My writing combines a love of the outdoors with contemporary issues. I spent so much time hiking and camping in my youth, my dad said, "Be careful you don't turn into a tree." My wife, Esther and I, live in beautiful Truro, Nova Scotia.
I'm blessed with a love for words and it's an honour to be called "an emerging writer" at the young age of 64. Some of my work is in The Dublin Quarterly, The Windsor Review, Poems Neiderngasse, The New Quarterly, Bogg, Jones Ave, Stellar Showcase Journal, Poetry Sky, Scribbulations, Canadian Stories, Quills, Rubicon Publishing, PusonWeb, Southern Ocean Review, and Tower Poetry.
My first Poetry Chapbook "In the Light of Day" is available through Mercutio Press at: www.mercutiopress.com In my mind, writing poetry and stories in all genres is a global adventure, a journey without borders. As a member of the Writers' Federation of Nova Scotia, I am listed on their writer's website at: www.writers.ns.ca.
I enjoy sharing a view of this world, and look forward to having a full book of poetry published, along with my picture books, juvenile novels and an adult one.
If you don't mind, and if you think it is worthwhile, I'll share some of my writing thoughts as a 'blog' although 'blogging' is not something I've really done before. If you get something out of it, let me know. I may not get back to you right away, but will do so eventually, be patient dear writer. Isn't that what you area writer. You have thoughts and ideas to share and it is such fun. So I will begin a few thoughts: (Remember, these are my thoughts gleaned from much pondering, reading, testing, persevering and writing, writing, writing, revising, revising and more revising. Whether or not I become a 'name' writer is not importantto write is important.
April 12, 2007
A writer writes. He/she does not talk about it. Wait until the words are complete, then gab all you want. I met fine people with wonderful intentions many years ago who hail me with the same line, "Boy, have I got a novel in me, it's about" and UNFORTUNATELY I have to change the subject because the dream seems to be beyond reach for that fine person.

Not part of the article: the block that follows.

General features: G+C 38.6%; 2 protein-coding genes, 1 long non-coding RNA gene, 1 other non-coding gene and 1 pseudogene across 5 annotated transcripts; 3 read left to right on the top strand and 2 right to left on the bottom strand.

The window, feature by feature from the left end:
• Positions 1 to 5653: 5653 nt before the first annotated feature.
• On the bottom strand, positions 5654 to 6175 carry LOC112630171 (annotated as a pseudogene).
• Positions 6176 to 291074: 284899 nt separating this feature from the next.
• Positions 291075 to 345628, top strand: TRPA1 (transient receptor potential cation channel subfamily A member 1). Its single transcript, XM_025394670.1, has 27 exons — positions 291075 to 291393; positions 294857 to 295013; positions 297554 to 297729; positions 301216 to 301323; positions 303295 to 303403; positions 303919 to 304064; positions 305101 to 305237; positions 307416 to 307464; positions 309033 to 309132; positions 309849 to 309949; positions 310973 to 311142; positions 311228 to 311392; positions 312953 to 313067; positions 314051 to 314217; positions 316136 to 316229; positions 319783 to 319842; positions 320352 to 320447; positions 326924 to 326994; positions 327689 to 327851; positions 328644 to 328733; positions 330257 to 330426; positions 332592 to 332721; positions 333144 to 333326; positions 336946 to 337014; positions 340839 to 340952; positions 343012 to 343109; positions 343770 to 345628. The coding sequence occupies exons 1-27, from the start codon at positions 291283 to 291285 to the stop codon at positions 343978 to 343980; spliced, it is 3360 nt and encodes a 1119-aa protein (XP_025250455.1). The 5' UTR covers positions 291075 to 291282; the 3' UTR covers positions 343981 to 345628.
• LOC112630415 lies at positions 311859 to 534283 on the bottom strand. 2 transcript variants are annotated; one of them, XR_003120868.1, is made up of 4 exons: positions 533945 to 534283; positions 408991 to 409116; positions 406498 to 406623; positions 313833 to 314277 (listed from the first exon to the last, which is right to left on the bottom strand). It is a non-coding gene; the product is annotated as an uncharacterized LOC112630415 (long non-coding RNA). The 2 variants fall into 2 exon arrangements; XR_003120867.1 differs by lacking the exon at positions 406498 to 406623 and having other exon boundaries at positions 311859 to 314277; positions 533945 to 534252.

I do not see the need for ANY swear words. I am not interested in writing about ripped skin, bared knuckles, nor eliminating helpless victims. That is for others who wish to do so.
Do not spend too much time, getting the right pen, the perfect corner setting, a comfortable chair, accepting mood, since time is of the essence to get that story/poem onto paper, NOW! Over the past years of my working life, I was as busy-busy as anyone could be. Writing ten minutes before breakfast, five minutes at noon, an hour after work and two hours on the week-end was my regime. I learned to compress my thoughts, to be triggered later by a key work, it could be "Lion roaring" then when I did get an hour, I wrote as much as a thousand words as quickly as I could move my fingers.
My precious wife, we're now married 32 years, still on our honeymoon, used to type my words on the computer, return them to me for corrections, then repeat the process, two, three, ten times. Phew. Yes, writing is fun. AND LOTS OF WORK, BUT FUN!! If it isn't FUN, forget it, because you'll begin to place a price tag on your time, and when you realize it may take two hours to write a poem, or ten hours for a short story, you may say to yourself, "Is it worth it? YES.
Learn to use a typewriter, use Font 12, I like Ariel print, save your work in FTP, AND Word is the most used in the world, and by most publishers.
April 14, 2007
So often we may wish to write a novel. It takes many baby steps to get there. I began with poems, maximum fourteen lines, about eight words to a line. When I saw something that inspired or saddened me (poetry is an emotional expression from the soul) I wrote key words, such as "A falling limbfox watching meeyes squinting. I tried to get five triggers for a future sit down, since I was always on the go. Write it on a pad. One's memory is like a computer, but it needs a trigger to open up the passion one felt at the time. With practice the scene can be totally recaptured.
To move to a short story, I took my five ideas from a poem that was written and translated it into five complete sentences, using the actual ideas displayed in the poems. Thus the story, a short short, would be approximately 75-100 words long.
Then the short short story could have five more sentences added to the same story, then five more, then five more, keeping each story totally complete in itself. By revising the same story, colour, taste and feelings emerge from many directions, like a painter placing another coat of passion on his/her scene. Before long you have a 1,000 word story,
I read quite a bit about how other writers wrote a book; Stephen King rattles off 400 pages plus in a steady stream. Remember to be yourself. A Canadian poet, Ray Souster told me one day as we played ball at Humberside Park in Toronto in 1965, "Dick be yourself. There is only one of you and do not copy anyone else's style." I must admit I copied Ernest Hemmingway's style of typing. I stood up for years, typing. Try it, you may like it. What works for you is right. Pierre Berton said the best advice for me, "Write a scene, or paragraph or chapter that may be in the order of 12, then 2, then 20, then 4 and join them all together. Worked for me. And it may work for you. Closing off for now, from Richard LP.
My wife, Esther and I are "born-again" and enjoy sharing our writing. It is a Christian Outreach for us. Our E-mail is: firstname.lastname@example.org. You are invited to visit our website at: www.wsprog.com/rp/. Free downloads available. We live in Truro, Nova Scotia, Canada. Please pray for one another.